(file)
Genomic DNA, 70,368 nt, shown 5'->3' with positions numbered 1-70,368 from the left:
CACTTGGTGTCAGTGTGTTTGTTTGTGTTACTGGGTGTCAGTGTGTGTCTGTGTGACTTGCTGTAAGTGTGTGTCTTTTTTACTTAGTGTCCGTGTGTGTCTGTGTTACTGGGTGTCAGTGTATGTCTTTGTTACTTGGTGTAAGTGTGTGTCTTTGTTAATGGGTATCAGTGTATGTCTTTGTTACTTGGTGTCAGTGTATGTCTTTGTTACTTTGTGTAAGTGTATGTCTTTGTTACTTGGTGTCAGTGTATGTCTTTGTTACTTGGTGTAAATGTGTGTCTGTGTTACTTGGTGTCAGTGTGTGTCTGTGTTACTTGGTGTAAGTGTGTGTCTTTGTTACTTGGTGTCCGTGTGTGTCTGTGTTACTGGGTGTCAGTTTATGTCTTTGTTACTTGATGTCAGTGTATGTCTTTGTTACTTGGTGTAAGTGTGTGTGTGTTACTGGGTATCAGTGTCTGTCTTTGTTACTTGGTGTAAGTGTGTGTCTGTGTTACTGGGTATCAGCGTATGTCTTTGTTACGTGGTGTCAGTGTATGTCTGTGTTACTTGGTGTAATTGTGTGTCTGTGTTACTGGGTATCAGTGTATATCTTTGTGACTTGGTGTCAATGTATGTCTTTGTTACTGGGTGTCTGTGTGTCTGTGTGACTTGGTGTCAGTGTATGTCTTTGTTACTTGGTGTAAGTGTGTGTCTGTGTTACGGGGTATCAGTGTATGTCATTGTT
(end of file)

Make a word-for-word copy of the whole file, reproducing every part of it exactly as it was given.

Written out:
Genomic DNA, 70,368 nt, shown 5'->3' with positions numbered 1-70,368 from the left:
CACTTGGTGTCAGTGTGTTTGTTTGTGTTACTGGGTGTCAGTGTGTGTCTGTGTGACTTGCTGTAAGTGTGTGTCTTTTTTACTTAGTGTCCGTGTGTGTCTGTGTTACTGGGTGTCAGTGTATGTCTTTGTTACTTGGTGTAAGTGTGTGTCTTTGTTAATGGGTATCAGTGTATGTCTTTGTTACTTGGTGTCAGTGTATGTCTTTGTTACTTTGTGTAAGTGTATGTCTTTGTTACTTGGTGTCAGTGTATGTCTTTGTTACTTGGTGTAAATGTGTGTCTGTGTTACTTGGTGTCAGTGTGTGTCTGTGTTACTTGGTGTAAGTGTGTGTCTTTGTTACTTGGTGTCCGTGTGTGTCTGTGTTACTGGGTGTCAGTTTATGTCTTTGTTACTTGATGTCAGTGTATGTCTTTGTTACTTGGTGTAAGTGTGTGTGTGTTACTGGGTATCAGTGTCTGTCTTTGTTACTTGGTGTAAGTGTGTGTCTGTGTTACTGGGTATCAGCGTATGTCTTTGTTACGTGGTGTCAGTGTATGTCTGTGTTACTTGGTGTAATTGTGTGTCTGTGTTACTGGGTATCAGTGTATATCTTTGTGACTTGGTGTCAATGTATGTCTTTGTTACTGGGTGTCTGTGTGTCTGTGTGACTTGGTGTCAGTGTATGTCTTTGTTACTTGGTGTAAGTGTGTGTCTGTGTTACGGGGTATCAGTGTATGTCATTGTT